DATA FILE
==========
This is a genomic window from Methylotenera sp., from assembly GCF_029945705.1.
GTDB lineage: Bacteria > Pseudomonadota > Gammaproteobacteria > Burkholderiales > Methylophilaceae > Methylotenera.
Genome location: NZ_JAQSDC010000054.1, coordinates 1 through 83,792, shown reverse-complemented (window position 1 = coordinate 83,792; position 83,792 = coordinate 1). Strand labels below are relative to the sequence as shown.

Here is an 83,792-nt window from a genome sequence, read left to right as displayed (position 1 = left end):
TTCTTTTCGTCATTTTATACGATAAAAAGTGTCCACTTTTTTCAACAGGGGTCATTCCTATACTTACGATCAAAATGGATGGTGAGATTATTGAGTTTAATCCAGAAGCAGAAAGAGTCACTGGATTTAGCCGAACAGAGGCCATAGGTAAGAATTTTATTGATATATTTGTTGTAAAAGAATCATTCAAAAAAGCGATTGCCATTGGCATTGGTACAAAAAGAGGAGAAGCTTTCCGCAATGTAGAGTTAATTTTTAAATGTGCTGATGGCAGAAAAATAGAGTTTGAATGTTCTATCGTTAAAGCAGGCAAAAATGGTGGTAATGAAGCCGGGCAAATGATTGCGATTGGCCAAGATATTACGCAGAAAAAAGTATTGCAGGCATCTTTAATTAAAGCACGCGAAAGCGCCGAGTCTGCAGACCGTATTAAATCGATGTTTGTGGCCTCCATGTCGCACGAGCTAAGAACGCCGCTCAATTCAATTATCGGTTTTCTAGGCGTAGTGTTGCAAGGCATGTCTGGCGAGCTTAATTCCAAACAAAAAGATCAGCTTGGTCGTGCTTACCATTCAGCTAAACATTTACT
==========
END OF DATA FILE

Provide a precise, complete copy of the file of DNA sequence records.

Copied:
This is a genomic window from Methylotenera sp., from assembly GCF_029945705.1.
GTDB lineage: Bacteria > Pseudomonadota > Gammaproteobacteria > Burkholderiales > Methylophilaceae > Methylotenera.
Genome location: NZ_JAQSDC010000054.1, coordinates 1 through 83,792, shown reverse-complemented (window position 1 = coordinate 83,792; position 83,792 = coordinate 1). Strand labels below are relative to the sequence as shown.

Here is an 83,792-nt window from a genome sequence, read left to right as displayed (position 1 = left end):
TTCTTTTCGTCATTTTATACGATAAAAAGTGTCCACTTTTTTCAACAGGGGTCATTCCTATACTTACGATCAAAATGGATGGTGAGATTATTGAGTTTAATCCAGAAGCAGAAAGAGTCACTGGATTTAGCCGAACAGAGGCCATAGGTAAGAATTTTATTGATATATTTGTTGTAAAAGAATCATTCAAAAAAGCGATTGCCATTGGCATTGGTACAAAAAGAGGAGAAGCTTTCCGCAATGTAGAGTTAATTTTTAAATGTGCTGATGGCAGAAAAATAGAGTTTGAATGTTCTATCGTTAAAGCAGGCAAAAATGGTGGTAATGAAGCCGGGCAAATGATTGCGATTGGCCAAGATATTACGCAGAAAAAAGTATTGCAGGCATCTTTAATTAAAGCACGCGAAAGCGCCGAGTCTGCAGACCGTATTAAATCGATGTTTGTGGCCTCCATGTCGCACGAGCTAAGAACGCCGCTCAATTCAATTATCGGTTTTCTAGGCGTAGTGTTGCAAGGCATGTCTGGCGAGCTTAATTCCAAACAAAAAGATCAGCTTGGTCGTGCTTACCATTCAGCTAAACATTTACT